Minor question, but I don’t see it stated anywhere in the Synology specs that their cameras actually have “plain vanilla” RTSP/ONVIF support at all. It would be reassuring to know that they can be used with other systems (ignoring the warranty problem) in a basic camera mode (no AI features) for at least for “salvage value” or fallback if, in the future, changing out the Surveillance station NVR for something else.
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  19. I think a NAS company releasing their own camera is a great idea. Since there are just too many to choose from, simplifies the process. Adding AI was a brilliant call. I don’t see that as annoying at all (as HDD, memory, and n2.mvne are annoying.) Good call from Synology.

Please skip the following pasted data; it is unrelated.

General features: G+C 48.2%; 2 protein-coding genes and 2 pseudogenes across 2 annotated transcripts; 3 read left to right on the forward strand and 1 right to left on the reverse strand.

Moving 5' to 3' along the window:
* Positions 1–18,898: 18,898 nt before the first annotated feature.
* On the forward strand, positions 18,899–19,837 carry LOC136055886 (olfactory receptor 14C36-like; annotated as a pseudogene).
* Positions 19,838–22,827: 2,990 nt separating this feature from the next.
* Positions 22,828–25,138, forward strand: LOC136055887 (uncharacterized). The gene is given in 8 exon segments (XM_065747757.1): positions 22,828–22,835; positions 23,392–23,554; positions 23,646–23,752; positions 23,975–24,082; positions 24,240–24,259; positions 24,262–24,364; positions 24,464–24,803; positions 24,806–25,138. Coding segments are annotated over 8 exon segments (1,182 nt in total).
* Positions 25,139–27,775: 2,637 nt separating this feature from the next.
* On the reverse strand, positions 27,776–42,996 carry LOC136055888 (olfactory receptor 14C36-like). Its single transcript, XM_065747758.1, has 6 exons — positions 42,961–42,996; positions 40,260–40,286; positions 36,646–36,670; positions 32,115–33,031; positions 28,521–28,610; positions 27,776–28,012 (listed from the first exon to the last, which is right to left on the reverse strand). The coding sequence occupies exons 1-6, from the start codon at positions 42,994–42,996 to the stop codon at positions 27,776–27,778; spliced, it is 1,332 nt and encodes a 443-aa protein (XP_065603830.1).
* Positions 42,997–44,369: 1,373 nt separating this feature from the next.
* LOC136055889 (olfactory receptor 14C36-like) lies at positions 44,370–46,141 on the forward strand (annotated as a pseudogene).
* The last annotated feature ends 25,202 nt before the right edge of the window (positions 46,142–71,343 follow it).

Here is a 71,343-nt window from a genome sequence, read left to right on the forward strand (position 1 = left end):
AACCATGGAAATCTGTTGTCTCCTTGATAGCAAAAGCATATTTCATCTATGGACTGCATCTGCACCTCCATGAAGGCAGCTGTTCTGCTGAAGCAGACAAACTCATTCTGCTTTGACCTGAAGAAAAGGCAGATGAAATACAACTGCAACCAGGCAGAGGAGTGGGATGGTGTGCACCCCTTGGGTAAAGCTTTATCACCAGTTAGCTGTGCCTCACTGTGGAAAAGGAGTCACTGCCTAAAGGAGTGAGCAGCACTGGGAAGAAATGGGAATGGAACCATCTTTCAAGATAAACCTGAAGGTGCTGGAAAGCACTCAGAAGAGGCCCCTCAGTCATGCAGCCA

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  20. I imagine Synology has done what they’re doing with Seagate hard drives, rebranding an existing third party camera and customizing the firmware slightly to lock you in that bit more. Further, the price premium will likely be on the high side knowing Synology. Unless, of course, buying one of these works out no more expensive compared to an equivalent camera plus the required Synology licence.